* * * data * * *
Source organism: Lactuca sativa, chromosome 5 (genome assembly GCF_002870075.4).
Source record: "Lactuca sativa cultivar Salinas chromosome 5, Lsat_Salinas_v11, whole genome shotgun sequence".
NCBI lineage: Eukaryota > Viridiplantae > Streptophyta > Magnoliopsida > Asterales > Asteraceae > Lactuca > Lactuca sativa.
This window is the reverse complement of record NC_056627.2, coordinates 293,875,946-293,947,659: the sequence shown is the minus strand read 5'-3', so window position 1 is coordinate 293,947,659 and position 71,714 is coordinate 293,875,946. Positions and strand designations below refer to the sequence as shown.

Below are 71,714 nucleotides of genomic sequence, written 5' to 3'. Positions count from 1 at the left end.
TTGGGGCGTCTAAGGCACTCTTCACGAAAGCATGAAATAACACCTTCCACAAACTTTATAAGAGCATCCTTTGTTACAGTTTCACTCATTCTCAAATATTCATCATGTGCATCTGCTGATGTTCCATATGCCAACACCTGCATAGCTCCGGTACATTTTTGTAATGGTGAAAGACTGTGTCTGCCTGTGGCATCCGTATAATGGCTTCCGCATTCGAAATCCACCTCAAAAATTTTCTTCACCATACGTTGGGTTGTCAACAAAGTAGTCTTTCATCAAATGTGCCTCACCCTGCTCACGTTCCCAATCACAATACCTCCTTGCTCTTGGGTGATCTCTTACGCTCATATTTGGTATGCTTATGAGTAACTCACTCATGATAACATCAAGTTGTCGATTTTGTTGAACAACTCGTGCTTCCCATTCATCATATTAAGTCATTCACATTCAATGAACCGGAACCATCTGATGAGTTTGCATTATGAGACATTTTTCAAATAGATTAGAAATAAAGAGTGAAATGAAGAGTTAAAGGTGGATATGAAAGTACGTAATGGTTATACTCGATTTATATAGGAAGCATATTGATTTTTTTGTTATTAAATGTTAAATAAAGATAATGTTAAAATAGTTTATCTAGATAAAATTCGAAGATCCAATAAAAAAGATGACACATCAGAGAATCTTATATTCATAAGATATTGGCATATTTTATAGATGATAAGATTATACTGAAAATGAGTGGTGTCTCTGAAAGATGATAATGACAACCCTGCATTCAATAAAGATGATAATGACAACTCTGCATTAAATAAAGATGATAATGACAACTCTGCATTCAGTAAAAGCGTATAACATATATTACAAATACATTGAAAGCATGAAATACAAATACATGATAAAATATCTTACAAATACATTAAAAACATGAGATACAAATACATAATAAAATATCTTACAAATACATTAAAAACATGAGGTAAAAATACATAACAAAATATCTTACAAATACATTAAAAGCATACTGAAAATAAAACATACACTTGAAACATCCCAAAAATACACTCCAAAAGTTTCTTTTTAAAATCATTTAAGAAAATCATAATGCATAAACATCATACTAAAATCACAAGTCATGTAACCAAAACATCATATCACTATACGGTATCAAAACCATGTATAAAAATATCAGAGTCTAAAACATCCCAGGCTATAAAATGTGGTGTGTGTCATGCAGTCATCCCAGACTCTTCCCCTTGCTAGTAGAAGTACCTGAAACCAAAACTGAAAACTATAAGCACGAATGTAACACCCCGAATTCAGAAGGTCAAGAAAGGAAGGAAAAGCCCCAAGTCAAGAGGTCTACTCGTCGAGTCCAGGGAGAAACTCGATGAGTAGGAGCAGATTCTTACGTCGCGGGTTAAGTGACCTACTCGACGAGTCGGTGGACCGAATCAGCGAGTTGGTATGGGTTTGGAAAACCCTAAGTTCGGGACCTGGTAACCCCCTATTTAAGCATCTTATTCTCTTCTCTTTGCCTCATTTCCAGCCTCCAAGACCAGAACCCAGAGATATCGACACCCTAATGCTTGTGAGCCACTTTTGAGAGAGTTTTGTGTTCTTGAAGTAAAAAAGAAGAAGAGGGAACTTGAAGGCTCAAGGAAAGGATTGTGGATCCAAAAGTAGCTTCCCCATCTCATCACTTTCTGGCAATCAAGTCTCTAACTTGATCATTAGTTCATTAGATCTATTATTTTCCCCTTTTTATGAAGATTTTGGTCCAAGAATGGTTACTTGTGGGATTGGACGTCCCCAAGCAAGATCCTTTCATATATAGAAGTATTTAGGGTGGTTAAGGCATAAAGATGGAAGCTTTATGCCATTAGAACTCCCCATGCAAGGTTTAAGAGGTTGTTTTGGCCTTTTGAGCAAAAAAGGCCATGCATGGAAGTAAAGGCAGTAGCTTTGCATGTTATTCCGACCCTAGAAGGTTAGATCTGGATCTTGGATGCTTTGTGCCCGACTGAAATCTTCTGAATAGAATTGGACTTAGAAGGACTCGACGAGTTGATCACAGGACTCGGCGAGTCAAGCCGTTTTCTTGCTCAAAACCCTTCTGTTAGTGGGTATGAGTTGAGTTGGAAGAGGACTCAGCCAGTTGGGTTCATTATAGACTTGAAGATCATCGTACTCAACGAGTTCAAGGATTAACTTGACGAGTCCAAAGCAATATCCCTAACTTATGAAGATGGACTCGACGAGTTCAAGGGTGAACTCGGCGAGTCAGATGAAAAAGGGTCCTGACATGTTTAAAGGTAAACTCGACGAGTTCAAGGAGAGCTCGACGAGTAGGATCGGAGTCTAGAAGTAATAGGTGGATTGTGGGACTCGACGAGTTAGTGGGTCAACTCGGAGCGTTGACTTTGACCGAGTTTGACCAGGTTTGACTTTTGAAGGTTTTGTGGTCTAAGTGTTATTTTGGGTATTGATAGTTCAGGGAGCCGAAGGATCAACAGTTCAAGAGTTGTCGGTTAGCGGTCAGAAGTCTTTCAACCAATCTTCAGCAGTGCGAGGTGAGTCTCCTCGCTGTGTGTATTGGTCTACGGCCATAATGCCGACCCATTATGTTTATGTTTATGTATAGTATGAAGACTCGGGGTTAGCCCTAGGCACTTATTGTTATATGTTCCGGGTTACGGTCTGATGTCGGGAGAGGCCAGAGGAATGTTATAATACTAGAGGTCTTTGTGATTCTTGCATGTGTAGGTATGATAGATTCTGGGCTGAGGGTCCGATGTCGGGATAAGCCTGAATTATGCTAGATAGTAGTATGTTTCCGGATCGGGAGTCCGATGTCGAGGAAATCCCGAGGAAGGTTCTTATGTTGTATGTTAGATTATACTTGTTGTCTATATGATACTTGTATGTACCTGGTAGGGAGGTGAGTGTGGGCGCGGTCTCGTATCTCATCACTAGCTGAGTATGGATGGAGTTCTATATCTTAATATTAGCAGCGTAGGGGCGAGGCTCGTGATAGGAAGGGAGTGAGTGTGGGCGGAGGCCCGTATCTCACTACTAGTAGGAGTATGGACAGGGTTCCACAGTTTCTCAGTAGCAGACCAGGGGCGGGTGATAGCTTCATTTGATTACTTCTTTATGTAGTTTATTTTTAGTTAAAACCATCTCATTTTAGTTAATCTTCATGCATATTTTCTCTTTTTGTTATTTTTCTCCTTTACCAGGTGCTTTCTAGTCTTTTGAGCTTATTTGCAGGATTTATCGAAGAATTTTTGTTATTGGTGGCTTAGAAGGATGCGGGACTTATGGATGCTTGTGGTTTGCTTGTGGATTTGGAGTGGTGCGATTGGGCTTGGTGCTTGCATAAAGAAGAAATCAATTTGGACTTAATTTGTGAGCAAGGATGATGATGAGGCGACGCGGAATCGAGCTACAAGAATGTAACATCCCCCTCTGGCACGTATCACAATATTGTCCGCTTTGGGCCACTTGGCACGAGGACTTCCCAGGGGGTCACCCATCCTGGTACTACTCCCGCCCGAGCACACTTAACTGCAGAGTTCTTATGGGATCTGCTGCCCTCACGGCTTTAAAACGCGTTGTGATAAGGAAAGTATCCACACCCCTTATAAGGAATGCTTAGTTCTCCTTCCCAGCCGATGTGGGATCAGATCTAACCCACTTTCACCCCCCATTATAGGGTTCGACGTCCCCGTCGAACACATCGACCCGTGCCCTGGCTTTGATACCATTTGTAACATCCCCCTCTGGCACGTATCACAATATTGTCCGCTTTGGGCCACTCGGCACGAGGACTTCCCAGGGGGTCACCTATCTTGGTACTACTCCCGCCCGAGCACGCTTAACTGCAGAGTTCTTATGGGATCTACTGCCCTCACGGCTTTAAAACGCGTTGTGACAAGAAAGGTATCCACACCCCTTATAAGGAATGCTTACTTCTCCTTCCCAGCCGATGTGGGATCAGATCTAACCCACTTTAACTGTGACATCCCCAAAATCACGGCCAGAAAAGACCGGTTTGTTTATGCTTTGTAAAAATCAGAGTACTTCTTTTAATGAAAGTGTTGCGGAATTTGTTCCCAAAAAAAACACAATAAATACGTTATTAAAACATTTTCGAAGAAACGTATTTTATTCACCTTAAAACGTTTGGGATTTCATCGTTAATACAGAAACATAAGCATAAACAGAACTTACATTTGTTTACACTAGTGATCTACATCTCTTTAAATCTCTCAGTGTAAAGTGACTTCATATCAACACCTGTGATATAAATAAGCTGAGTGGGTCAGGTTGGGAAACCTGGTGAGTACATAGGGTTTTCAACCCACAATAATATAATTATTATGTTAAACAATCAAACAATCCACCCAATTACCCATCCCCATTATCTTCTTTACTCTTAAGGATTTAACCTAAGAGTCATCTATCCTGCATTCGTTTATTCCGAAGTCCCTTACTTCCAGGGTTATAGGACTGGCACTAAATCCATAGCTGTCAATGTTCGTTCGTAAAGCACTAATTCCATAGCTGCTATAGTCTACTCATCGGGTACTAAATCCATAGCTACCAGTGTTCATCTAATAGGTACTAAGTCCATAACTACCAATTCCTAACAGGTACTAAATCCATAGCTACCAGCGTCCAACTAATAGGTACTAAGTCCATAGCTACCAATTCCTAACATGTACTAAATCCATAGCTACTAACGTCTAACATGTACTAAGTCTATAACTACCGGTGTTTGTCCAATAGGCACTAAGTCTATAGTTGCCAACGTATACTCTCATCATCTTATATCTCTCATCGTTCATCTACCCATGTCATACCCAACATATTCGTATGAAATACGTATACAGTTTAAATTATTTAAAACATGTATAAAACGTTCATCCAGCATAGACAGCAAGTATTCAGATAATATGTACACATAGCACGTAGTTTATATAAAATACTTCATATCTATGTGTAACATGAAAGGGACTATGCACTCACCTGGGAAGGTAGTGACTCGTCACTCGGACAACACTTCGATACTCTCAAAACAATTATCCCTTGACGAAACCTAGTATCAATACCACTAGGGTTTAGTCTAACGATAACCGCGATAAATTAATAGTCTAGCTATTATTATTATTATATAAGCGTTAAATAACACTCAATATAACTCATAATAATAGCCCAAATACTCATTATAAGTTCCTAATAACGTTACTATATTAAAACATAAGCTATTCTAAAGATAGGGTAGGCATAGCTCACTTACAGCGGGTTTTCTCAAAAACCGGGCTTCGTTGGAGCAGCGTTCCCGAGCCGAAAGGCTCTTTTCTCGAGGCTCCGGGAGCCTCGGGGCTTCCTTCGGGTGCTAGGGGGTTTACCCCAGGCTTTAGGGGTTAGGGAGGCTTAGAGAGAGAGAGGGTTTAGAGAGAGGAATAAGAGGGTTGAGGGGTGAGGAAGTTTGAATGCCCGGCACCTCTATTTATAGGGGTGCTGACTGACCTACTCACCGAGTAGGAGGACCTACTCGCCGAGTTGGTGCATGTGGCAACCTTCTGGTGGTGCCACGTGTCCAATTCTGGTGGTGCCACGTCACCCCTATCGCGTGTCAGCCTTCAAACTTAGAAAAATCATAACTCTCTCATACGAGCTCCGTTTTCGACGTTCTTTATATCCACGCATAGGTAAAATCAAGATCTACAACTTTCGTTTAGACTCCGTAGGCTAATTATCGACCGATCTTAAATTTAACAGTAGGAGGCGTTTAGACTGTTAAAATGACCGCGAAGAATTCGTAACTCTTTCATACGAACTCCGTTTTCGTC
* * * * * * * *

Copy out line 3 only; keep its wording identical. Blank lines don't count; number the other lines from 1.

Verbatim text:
NCBI lineage: Eukaryota > Viridiplantae > Streptophyta > Magnoliopsida > Asterales > Asteraceae > Lactuca > Lactuca sativa.